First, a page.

Attorney General William Barr came out in favor of letting individual states determine their cannabis policy in an appearance before Congress on April 10, 2019.

While personally supportive of federal prohibition, Barr conceded during a Senate Appropriations hearing regarding the Justice Department’s 2020 budget that the current federal-state conflict over marijuana legalization has become politically untenable.

Stopping short of a full repeal of federal prohibition, Barr’s position is still welcome news to the 34 states where medical marijuana is legal and the ten states where recreational adult-use cannabis is permitted.

A federal framework that works with state law

“I think the way to go is to permit a more federal approach so states can make their own decisions within the framework of the federal law and so we’re not just ignoring the enforcement of federal law,” Barr said.

Barr was responding to a question from Sen. Lisa Murkowski (R-AK) on the STATES Act, a piece of bipartisan legislation brought back both to the House and the Senate for consideration earlier this month. The Act would address the current impasse between state and federal law over marijuana.

Acknowledging that he has not yet read the Act in full, he nonetheless told Murkowski that he “would much rather [have]… the approach taken by the STATES Act than where we currently are.”

While far from a full endorsement of federal reform, cannabis advocates expressed their support of Barr’s position.

Addressing the conflict between state and federal law

“We agree wholeheartedly with [Attorney General] Barr—the conflict between federal and state cannabis law has become untenable and must end,” said Neal Levine, CEO of the Cannabis Trade Federation.

Michael Correia, government relations director for the National Cannabis Industry Association, said that he’s “happy to hear that the STATES Act is being considered for comment by the Department of Justice.”

Barr also came out in favor of loosening federal restrictions that have constrained scientific research into cannabis for decades.

There is currently only one federally-approved legal source of cannabis for scientists – a farm at the University of Mississippi that has produced notoriously bad marijuana, lagging far behind the strains and THC content more widely available throughout the U.S.

Cannabis manufacturers have tried for years without success to gain federal authorization to grow and distribute higher-quality product.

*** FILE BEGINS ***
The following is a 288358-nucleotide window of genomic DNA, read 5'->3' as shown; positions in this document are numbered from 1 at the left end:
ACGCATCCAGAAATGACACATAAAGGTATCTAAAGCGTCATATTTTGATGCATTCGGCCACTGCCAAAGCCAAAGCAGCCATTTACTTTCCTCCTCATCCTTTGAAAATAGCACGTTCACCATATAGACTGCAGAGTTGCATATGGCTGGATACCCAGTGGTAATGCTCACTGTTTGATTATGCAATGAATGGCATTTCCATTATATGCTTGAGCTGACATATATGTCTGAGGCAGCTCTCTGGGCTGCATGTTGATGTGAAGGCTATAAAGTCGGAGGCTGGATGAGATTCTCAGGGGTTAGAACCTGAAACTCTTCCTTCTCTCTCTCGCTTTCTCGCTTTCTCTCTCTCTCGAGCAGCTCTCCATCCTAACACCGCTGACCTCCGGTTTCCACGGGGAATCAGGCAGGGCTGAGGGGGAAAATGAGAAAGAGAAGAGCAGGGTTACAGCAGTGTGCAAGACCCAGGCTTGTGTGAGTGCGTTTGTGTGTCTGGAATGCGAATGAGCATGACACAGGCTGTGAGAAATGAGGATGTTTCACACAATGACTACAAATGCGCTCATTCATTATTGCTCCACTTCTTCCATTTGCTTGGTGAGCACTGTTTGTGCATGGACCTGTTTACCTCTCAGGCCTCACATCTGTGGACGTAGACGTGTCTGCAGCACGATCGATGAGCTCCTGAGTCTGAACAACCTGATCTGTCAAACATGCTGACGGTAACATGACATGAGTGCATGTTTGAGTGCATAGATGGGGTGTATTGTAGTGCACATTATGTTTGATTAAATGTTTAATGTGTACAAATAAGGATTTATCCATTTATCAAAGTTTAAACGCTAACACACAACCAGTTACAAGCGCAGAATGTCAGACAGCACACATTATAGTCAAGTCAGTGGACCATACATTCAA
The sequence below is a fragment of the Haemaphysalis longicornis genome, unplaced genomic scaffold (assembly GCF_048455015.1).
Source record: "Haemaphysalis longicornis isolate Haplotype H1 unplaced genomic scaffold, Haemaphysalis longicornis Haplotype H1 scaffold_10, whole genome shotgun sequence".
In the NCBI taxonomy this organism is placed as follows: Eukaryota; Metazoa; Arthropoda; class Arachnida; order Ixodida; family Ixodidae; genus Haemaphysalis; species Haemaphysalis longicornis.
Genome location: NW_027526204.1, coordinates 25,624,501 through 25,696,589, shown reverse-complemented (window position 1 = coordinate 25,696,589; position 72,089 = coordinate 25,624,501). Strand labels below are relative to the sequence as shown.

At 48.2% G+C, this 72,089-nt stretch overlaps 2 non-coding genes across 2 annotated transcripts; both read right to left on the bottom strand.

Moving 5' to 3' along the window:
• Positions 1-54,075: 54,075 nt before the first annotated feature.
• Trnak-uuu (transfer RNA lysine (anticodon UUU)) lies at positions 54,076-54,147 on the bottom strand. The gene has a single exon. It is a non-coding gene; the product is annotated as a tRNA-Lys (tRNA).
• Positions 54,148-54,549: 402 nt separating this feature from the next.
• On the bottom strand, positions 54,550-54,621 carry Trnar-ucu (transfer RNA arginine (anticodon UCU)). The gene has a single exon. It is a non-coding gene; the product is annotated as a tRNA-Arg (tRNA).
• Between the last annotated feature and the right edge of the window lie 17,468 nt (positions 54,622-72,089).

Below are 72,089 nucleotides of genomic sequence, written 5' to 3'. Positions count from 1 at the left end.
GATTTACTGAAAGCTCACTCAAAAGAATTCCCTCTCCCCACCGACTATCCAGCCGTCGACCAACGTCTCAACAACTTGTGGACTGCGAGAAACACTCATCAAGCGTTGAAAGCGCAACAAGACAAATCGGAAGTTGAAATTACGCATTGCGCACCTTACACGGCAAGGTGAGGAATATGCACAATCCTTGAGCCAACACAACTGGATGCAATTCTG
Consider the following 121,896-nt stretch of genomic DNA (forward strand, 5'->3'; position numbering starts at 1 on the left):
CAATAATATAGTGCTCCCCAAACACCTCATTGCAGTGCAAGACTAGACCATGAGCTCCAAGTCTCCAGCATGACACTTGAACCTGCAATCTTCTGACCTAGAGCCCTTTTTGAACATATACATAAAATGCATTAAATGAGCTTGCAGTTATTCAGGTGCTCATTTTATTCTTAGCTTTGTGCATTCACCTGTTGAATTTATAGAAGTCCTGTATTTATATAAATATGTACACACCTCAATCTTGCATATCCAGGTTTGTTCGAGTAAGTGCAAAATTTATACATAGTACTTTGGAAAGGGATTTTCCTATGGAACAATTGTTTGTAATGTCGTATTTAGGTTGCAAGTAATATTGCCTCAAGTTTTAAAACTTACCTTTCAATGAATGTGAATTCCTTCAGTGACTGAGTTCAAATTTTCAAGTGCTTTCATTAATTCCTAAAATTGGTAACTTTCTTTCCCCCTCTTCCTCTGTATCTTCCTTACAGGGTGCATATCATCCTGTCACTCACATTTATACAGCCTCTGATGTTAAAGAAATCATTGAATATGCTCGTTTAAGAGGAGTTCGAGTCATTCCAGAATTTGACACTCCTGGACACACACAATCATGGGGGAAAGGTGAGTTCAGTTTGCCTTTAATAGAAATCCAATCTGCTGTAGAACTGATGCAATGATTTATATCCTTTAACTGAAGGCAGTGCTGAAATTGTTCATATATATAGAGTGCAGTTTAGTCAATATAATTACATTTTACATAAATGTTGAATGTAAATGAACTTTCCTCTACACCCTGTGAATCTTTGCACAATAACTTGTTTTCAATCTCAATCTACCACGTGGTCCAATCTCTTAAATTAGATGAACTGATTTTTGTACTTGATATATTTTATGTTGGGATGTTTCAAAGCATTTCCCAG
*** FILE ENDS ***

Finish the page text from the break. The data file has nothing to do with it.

In response to Sen. Brian Schatz (D-HI), Barr said that he has been “pushing very hard over the last few weeks” to expand the program as quickly as possible. “I think we’re going to move forward on it. I think it’s very important to get those additional suppliers,” Barr said.

Schatz then asked Barr for his position on the Cole Memorandum, an Obama-era policy which provided some protection for marijuana states from federal interference. This was rescinded by Jeff Sessions, Barr’s predecessor as Attorney General, in January, 2018.

“I am accepting the Cole Memorandum for now, but I have generally left it up to the US Attorneys in each state to determine what the best approach is in that state. I haven’t heard any complaints from the states that have legalized marijuana,” Barr responded. “I would like to see Congress address this issue,” he added.

Since taking office in February, there has been no announced change in the status of the Cole memo making it unclear whether Barr accepts the policy in principle or its inoperative status.

Barr’s answers are a far cry from the animosity of Session’s towards marijuana legalization, but he is still far from an advocate for cannabis reform. His influence on the issue is also limited compared to the lawmaking powers of Congress.

As Michael Collins, Director of National Affairs for the Drug Policy Alliance, puts it, while it’s “positive that DOJ seems willing to engage on marijuana reform,” he is nonetheless “reluctant to value William Barr’s input on marijuana legislation, just as I never valued Jeff Sessions’s input on sentencing reform legislation.”

“Feedback is always welcome, but Congress writes the laws,” Collins said. “The Department Of Justice just enforces them.”

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